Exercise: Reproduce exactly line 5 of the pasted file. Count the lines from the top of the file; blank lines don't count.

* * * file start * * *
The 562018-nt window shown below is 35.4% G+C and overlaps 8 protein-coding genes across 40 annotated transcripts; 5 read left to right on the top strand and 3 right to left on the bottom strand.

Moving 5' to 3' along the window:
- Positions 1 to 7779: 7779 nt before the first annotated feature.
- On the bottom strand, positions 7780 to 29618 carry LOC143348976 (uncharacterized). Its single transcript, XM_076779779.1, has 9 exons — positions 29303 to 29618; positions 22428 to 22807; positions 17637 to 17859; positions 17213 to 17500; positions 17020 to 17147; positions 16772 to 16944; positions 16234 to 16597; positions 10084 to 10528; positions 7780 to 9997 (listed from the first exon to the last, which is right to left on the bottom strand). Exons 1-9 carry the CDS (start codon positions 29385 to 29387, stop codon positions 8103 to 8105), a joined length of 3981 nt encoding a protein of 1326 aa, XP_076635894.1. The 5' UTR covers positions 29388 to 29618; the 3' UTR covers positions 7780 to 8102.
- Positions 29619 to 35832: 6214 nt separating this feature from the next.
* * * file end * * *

- Positions 29619 to 35832: 6214 nt separating this feature from the next.